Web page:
The tourism approach for Penang should be nature tourism, or eco-tourism and not mass tourism as (what appears to be) advocated (here). (The) objective (seems to be) getting developers and investors to operate all the facilities at the upper, lower and middle station. Investors will naturally want to make money and attract as large a crowd as possible. This may not be the best for Penang Hill.
In the master plan of the SAP which is due for completion this year, there should be a serious assessment of the environmental carrying capacity of the hill in their development proposal. How many people can Penang Hill take without a deterioration of the environment? What are adverse ecological impacts on the biodiversity, which is a major attraction of the hill complex? Phrases like Penang Hill should be “developed as a must-see destination for visitors” seems like repeating the mantra of mass tourism, which if carried out would destroy the peace and tranquility of the hill, where visitors can appreciate the unique characteristics of Penang Hill.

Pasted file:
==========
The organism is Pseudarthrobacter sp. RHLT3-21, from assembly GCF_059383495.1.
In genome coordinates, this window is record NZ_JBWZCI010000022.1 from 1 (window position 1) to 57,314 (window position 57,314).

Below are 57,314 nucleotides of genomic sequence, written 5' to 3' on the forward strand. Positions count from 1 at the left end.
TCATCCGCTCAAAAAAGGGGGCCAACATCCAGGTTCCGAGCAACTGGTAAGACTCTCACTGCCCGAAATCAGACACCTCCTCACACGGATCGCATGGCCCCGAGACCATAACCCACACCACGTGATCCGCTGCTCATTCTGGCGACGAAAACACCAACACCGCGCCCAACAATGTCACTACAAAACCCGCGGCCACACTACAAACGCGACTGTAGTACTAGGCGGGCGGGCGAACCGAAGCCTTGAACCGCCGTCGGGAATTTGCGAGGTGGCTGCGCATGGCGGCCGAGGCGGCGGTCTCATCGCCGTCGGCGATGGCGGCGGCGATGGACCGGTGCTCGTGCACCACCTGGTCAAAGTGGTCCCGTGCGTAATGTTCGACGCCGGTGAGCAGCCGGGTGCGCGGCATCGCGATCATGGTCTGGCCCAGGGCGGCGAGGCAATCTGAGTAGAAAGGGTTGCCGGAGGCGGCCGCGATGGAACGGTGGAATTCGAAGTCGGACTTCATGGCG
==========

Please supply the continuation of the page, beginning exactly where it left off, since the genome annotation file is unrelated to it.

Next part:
How many people should Penang Hill have? How is the total carrying capacity determined? What kind of infrastructure should be there and not spoil the ambience of the place? In many tourism destinations around the world, there is now limits to the numbers of visitors that can be there at any one time.
These questions should be answered before approval be given to building massive infrastructures. What are the numbers that the proposed infrastructure is meant to serve? None of these questions have been asked or answered.
Another reaction from a concerned Penangite: